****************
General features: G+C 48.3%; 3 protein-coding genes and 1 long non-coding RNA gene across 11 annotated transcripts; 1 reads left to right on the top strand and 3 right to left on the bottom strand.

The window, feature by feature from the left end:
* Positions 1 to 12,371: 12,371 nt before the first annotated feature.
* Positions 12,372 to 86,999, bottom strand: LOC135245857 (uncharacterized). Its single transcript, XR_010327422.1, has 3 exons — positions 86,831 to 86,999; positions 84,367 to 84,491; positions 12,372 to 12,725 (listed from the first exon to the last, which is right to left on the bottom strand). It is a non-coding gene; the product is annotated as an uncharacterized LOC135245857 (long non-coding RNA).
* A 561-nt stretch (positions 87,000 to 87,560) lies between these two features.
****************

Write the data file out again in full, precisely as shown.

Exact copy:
General features: G+C 48.3%; 3 protein-coding genes and 1 long non-coding RNA gene across 11 annotated transcripts; 1 reads left to right on the top strand and 3 right to left on the bottom strand.

The window, feature by feature from the left end:
* Positions 1 to 12,371: 12,371 nt before the first annotated feature.
* Positions 12,372 to 86,999, bottom strand: LOC135245857 (uncharacterized). Its single transcript, XR_010327422.1, has 3 exons — positions 86,831 to 86,999; positions 84,367 to 84,491; positions 12,372 to 12,725 (listed from the first exon to the last, which is right to left on the bottom strand). It is a non-coding gene; the product is annotated as an uncharacterized LOC135245857 (long non-coding RNA).
* A 561-nt stretch (positions 87,000 to 87,560) lies between these two features.